Celestial pole offsets from lunar laser ranging and comparison with VLBIW. Zerhouni and N. Capitaine
SYRTE, Observatoire de Paris, CNRS, UPMC, 61 avenue de l'Observatoire, 75014 Paris, France
Received 5 June 2009 / Accepted 2 September 2009
Context. The analysis of lunar laser ranging (LLR) observations is based on determining the round- trip travel times of light pulses between stations on the Earth and reflectors on the surface of the Moon. Several works have demonstrated that this technique is powerful in various domains including astronomy, geodynamics and gravitational physics.
Aims. In the field of geodynamics, LLR contributes to the realization of a dynamical celestial reference frame, in contrast to very long baseline interferometry (VLBI) that determines a kinematical celestial reference frame. In this paper, we have determined corrections to the celestial pole coordinates, denoted X, Y, using LLR observations. This determination is of particular interest for comparison with the one obtained from VLBI observations. The main purpose is to study the benefits of LLR for the determination of the celestial pole coordinates and second how to best combine the time series obtained from both techniques.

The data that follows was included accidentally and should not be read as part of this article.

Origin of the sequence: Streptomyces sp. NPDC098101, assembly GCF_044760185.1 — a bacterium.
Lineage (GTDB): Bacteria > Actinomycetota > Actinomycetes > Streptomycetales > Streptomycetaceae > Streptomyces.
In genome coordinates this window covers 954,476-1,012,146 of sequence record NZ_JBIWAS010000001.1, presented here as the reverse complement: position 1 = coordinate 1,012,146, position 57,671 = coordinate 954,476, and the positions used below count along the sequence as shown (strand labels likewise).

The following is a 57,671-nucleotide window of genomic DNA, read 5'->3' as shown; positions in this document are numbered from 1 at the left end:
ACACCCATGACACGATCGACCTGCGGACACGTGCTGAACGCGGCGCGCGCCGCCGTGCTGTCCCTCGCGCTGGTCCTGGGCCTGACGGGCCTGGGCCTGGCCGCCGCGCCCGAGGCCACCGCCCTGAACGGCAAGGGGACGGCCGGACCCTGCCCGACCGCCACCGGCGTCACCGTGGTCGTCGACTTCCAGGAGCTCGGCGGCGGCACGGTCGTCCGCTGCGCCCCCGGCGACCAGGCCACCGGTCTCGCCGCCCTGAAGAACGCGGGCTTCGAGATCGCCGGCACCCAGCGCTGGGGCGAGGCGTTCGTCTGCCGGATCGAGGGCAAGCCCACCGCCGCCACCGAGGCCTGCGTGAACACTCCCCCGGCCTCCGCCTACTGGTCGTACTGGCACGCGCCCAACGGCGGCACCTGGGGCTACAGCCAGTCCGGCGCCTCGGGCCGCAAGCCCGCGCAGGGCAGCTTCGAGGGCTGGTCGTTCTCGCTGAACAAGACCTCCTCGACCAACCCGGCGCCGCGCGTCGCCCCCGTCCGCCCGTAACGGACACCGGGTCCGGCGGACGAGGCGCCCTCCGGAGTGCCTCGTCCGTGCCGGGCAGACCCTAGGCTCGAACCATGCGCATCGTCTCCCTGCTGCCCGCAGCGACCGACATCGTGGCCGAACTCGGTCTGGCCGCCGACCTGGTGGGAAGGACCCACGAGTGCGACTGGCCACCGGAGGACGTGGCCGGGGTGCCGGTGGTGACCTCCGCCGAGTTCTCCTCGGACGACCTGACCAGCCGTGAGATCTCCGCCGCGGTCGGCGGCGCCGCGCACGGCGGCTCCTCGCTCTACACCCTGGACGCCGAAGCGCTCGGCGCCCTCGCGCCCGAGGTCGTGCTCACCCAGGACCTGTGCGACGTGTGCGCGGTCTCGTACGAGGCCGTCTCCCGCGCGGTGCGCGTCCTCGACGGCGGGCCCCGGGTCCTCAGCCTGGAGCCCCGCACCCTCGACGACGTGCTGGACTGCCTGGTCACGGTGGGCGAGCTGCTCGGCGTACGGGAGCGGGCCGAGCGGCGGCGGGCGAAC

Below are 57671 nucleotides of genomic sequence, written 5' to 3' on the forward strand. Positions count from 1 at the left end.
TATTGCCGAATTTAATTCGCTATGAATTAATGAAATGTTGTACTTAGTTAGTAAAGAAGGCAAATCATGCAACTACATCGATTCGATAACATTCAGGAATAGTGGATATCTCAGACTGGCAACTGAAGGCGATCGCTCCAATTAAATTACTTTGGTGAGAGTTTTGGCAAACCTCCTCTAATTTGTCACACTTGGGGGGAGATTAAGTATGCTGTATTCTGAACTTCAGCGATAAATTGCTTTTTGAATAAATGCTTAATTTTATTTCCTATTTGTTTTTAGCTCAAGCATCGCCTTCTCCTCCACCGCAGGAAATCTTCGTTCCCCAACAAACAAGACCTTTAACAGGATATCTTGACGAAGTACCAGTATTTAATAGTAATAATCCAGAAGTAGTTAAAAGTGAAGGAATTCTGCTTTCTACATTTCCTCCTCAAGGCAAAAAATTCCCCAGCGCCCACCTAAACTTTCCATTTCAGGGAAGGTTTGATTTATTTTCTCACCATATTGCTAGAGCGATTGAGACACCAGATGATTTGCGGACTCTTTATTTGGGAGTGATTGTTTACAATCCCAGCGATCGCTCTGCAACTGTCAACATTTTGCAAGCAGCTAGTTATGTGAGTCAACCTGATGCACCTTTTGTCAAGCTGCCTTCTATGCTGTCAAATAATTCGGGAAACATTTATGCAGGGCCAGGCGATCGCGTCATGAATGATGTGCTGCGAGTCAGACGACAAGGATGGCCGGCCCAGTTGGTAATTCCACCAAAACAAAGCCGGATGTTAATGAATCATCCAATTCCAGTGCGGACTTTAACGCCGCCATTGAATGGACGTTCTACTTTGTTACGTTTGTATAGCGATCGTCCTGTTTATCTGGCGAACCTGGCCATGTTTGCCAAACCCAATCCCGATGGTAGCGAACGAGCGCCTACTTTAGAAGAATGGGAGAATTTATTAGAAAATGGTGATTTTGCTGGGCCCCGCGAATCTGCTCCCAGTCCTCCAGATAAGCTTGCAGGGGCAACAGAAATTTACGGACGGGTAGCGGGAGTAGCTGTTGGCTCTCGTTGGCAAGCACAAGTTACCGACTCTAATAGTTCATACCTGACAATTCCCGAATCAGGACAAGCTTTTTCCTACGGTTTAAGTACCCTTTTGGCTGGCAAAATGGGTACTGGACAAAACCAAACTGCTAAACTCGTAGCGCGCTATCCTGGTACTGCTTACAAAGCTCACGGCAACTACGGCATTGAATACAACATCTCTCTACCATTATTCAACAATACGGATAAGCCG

Methods. For these determinations, data acquired by LLR tracking stations since 1969 were analyzed and corrections to the nutation terms estimated using a weighted least square fit. Finally, LLR data were combined with the IVS combined VLBI series of 23-year duration.
Results. We have demonstrated the possibility of determining the celestial pole offsets from LLR data even though the results are not as accurate nor as dense as those obtained with VLBI. This work provides some external constraints to the celestial pole coordinates derived from VLBI observations. Moreover, the LLR determination of the long periodic nutation terms shows an improvement with respect to previous studies. The combination of LLR and VLBI series may indicate that the combined series reveal details that do not appear in the VLBI series alone.
Key words: astrometry -- reference systems -- Moon -- ephemerides
© ESO 2009